Originally Posted by copywriter
Anna is absolutely right. You may have to work for free for awhile until you build a portfolio.
You say you want to break into this. Are you a copywriter now or are you someone who wants to learn to be a copywriter.
As for your question, I wouldn't pay a newbie with no proof of performance $500 for a small print ad.
Working for free is good enough for me as ultimately I would be receiving experience in return. However, I wouldn't mind making a small profit (Say $100) or something in that range. I say that I want to break into this because I haven't yet. If I had broken into this already I wouldn't have previously stated that I wanted to.
I'm currently focused on learning how to market my services and how to deal with clients and so on. My assumption is that most copywriters are contacted via E-mail or by phone. After that, they decide if whether or not they want to take up the project being offered to them. If so, they get in contact with the client and arrange a date where they can briefly discuss the project and then reach an agreement (by signing the copywriters contract). The more aggressive marketing strategy might be contacting your own clients. Due to the fact that I have no experience in this field, I would market my service price as "Negotiable" and I would list myself as a versatile writer who will create powerful and persuasive copywrite that sells.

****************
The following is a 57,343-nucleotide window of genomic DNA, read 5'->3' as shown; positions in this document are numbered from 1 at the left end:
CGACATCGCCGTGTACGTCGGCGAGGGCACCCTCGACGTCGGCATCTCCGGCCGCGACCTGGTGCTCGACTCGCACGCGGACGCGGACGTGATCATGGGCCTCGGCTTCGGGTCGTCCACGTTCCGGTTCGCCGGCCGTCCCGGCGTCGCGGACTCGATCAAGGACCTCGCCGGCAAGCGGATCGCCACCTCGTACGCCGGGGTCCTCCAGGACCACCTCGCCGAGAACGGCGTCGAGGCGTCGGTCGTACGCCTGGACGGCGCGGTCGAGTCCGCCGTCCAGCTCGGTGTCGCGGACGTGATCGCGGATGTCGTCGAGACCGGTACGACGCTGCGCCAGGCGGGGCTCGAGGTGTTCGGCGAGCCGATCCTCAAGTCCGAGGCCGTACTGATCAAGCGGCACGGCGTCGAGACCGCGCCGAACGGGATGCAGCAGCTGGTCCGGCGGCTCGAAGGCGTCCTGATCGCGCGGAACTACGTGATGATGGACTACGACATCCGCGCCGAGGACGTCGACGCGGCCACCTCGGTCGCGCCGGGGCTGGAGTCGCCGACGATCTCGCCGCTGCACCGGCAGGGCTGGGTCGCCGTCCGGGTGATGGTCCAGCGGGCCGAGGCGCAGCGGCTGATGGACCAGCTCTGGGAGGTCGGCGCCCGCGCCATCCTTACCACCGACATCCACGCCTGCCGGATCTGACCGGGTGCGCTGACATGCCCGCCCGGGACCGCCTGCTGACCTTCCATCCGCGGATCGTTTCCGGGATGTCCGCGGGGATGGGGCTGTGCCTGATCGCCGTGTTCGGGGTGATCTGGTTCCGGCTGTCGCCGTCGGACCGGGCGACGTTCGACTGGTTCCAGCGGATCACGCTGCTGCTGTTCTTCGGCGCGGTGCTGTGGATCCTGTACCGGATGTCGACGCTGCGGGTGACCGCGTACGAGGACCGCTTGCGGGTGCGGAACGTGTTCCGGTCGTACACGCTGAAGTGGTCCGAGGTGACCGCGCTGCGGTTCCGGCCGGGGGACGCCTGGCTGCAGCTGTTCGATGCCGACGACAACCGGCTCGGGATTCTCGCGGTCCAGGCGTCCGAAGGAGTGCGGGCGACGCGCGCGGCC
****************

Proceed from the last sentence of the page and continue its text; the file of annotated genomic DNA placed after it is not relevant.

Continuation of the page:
So you wouldn't pay the beginning copywriter $500, well that's fair enough.
I hear that in copywriting (especially freelancing) one needs to keep a strong belief in they're ability and I'm remaining confident that my drive and ability will impress. If it means that I'll have to do a few projects for free, I can live that down. I'm mainly interested in print ads, slogans, radio ads and even billboard ads. I'm interested in it because advertising is everywhere, it speaks to people. It brings out the very best in ordinary things.
I thank both of you for the advice,